29 December 2010

New Devices!

If you haven't already seen from some of the other websites in the LaunchPad community, TI is gearing up to release more MSP430 devices that are compatible with the LaunchPad.  Some of these will be 20-pin chips, and will make use of the entire board.  You can see details of the new devices on TI's website.

In regards to the new devices, some will include more of the MSP430 peripherals, most notably a hardware UART for serial communication.  The UART uses the same two pins that TI chose to use on the LaunchPad for the timer-based UART used in the demo program that comes with the G2231 chip.  Unfortunately, it swaps the transmit and receive functions on these pins.  TI is working on potentially re-designing the LaunchPad, and has asked for the community's views on how to approach this issue.  If you haven't already, go to the post on the E2E Community site, review the proposals they've given, and vote for the solution you think is best!

27 December 2010

Tutorial 12: Making Comparisons

As we've seen, microcontrollers have great usefulness in digital electronics. In the real world, and for scientific applications, however, digital is not always adequate. In this tutorial, we begin working with analog signals using a 1 bit analog to digital converter: the comparator.

Some MSP430 devices have a built-in comparator (called the Comparator_A+ module in the technical documentation, I'll refer to it as CA+ here), including the MSP430G2211 that comes with the LaunchPad kit. (See TI's website for other LaunchPad-compatible devices that include the CA+ module.) Up to this point, all of the tutorials could be used on both the G2211 and the G2231 chips in the LaunchPad kit by changing the #include header appropriately. For this tutorial, you will need to use the G2211.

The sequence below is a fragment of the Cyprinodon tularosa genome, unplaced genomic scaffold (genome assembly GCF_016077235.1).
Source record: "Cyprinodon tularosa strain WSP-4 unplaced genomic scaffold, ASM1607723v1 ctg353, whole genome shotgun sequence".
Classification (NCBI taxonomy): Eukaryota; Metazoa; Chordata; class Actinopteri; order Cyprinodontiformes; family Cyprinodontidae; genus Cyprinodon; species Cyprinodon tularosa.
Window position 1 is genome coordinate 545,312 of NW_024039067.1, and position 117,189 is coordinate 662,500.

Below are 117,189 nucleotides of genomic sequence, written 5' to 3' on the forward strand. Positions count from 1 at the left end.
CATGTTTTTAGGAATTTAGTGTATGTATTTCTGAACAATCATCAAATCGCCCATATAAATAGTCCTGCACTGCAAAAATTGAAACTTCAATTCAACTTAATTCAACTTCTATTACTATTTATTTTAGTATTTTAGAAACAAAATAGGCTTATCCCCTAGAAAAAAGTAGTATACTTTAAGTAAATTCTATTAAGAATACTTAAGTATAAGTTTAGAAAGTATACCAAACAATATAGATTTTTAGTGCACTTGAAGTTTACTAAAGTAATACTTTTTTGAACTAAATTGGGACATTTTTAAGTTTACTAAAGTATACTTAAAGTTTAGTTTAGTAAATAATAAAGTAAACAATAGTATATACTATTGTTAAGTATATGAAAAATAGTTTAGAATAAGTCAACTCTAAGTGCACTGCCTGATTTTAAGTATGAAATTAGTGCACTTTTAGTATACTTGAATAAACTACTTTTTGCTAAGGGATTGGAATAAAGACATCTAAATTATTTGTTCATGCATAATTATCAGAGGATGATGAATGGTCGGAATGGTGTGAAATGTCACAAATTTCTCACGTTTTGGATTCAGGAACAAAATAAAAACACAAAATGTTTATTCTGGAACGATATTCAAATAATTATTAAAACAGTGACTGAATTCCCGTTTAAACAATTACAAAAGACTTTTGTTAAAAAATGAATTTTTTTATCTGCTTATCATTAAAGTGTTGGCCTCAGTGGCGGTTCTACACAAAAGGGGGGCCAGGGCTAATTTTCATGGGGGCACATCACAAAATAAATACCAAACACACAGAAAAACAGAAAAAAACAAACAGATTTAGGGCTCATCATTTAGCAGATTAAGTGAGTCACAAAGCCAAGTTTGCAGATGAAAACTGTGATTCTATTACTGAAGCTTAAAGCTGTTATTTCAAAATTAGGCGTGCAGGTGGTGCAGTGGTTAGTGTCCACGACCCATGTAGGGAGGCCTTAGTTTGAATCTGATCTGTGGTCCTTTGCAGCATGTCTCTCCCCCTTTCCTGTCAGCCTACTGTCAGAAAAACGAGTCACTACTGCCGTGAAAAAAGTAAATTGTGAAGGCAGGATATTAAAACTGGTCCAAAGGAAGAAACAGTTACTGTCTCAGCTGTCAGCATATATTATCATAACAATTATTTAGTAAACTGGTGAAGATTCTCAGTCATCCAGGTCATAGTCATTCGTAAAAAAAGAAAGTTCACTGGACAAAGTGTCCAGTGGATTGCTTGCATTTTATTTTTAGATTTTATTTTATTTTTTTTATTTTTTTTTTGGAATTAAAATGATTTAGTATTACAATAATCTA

Overview of the Comparator_A+ Module
Simplified diagram of the Comparator_A+ module.  Taken from the book
MSP430 Microcontroller Basics; I highly recommend getting a copy of this book!

The CA+ module is very flexible, allowing multiple GIO pins to be connected to its inputs and including a variety of useful internal voltage references. As you may recall, a comparator has two inputs, called inverting and non-inverting (often labeled V+ and V- respectively). The V+ input can be connected to three different pins for external signals, or any of three different internal reference signals. The V- input can be connected to seven different pins (two overlap with the V+ inputs) and any of the internal references. CA+ has an output that can be read in software, trigger the CA+ interrupt, and trigger a timer interrupt. All of these options give the CA+ module its flexibility and usefulness to us in developing instrumentation.

Take a look at the datasheet for the G2211, and find the page that shows the pinout diagram for the chip. The pins that can be connected to the CA+ inputs are labeled as CAx. Note that CA0-2 can be connected to V+, while CA1-7 can be connected to V-. Note also that in addition to providing the CA7 input, P1.7 can be configured to provide the output value CAOUT externally.